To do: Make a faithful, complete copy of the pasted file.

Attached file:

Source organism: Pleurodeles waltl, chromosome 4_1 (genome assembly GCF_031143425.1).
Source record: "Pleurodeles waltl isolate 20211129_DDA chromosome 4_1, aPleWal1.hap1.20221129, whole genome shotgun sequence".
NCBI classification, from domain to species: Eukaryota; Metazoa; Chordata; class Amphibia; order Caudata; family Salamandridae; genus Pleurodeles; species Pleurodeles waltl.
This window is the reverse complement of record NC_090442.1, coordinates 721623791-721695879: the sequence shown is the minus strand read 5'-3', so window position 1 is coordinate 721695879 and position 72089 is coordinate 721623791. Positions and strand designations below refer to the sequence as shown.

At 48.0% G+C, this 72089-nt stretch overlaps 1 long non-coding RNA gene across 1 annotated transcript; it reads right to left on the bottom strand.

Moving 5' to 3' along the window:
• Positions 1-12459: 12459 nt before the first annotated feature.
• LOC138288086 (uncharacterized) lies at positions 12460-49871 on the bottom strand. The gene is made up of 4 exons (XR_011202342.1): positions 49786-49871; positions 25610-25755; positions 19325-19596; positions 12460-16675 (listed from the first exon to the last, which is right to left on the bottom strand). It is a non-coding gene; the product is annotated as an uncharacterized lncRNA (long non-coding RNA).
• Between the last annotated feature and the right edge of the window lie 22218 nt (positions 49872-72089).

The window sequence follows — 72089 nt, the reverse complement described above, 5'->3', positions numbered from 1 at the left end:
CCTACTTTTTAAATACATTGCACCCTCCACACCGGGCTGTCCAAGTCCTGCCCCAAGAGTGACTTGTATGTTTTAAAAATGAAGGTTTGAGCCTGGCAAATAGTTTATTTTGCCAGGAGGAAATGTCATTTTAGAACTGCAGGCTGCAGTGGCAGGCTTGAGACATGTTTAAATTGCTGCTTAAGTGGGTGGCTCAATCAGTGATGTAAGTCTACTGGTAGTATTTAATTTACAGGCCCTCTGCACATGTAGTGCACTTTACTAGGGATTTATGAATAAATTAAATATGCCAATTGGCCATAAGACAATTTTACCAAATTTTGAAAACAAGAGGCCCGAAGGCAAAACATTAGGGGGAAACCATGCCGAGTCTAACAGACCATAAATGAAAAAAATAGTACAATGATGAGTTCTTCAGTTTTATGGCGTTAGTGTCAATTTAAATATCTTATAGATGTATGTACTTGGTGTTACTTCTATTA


Source organism: Pleurodeles waltl, chromosome 4_1 (genome assembly GCF_031143425.1).
Source record: "Pleurodeles waltl isolate 20211129_DDA chromosome 4_1, aPleWal1.hap1.20221129, whole genome shotgun sequence".
NCBI classification, from domain to species: Eukaryota; Metazoa; Chordata; class Amphibia; order Caudata; family Salamandridae; genus Pleurodeles; species Pleurodeles waltl.
This window is the reverse complement of record NC_090442.1, coordinates 721623791-721695879: the sequence shown is the minus strand read 5'-3', so window position 1 is coordinate 721695879 and position 72089 is coordinate 721623791. Positions and strand designations below refer to the sequence as shown.

At 48.0% G+C, this 72089-nt stretch overlaps 1 long non-coding RNA gene across 1 annotated transcript; it reads right to left on the bottom strand.

Moving 5' to 3' along the window:
• Positions 1-12459: 12459 nt before the first annotated feature.
• LOC138288086 (uncharacterized) lies at positions 12460-49871 on the bottom strand. The gene is made up of 4 exons (XR_011202342.1): positions 49786-49871; positions 25610-25755; positions 19325-19596; positions 12460-16675 (listed from the first exon to the last, which is right to left on the bottom strand). It is a non-coding gene; the product is annotated as an uncharacterized lncRNA (long non-coding RNA).
• Between the last annotated feature and the right edge of the window lie 22218 nt (positions 49872-72089).

The window sequence follows — 72089 nt, the reverse complement described above, 5'->3', positions numbered from 1 at the left end:
CCTACTTTTTAAATACATTGCACCCTCCACACCGGGCTGTCCAAGTCCTGCCCCAAGAGTGACTTGTATGTTTTAAAAATGAAGGTTTGAGCCTGGCAAATAGTTTATTTTGCCAGGAGGAAATGTCATTTTAGAACTGCAGGCTGCAGTGGCAGGCTTGAGACATGTTTAAATTGCTGCTTAAGTGGGTGGCTCAATCAGTGATGTAAGTCTACTGGTAGTATTTAATTTACAGGCCCTCTGCACATGTAGTGCACTTTACTAGGGATTTATGAATAAATTAAATATGCCAATTGGCCATAAGACAATTTTACCAAATTTTGAAAACAAGAGGCCCGAAGGCAAAACATTAGGGGGAAACCATGCCGAGTCTAACAGACCATAAATGAAAAAAATAGTACAATGATGAGTTCTTCAGTTTTATGGCGTTAGTGTCAATTTAAATATCTTATAGATGTATGTACTTGGTGTTACTTCTATTA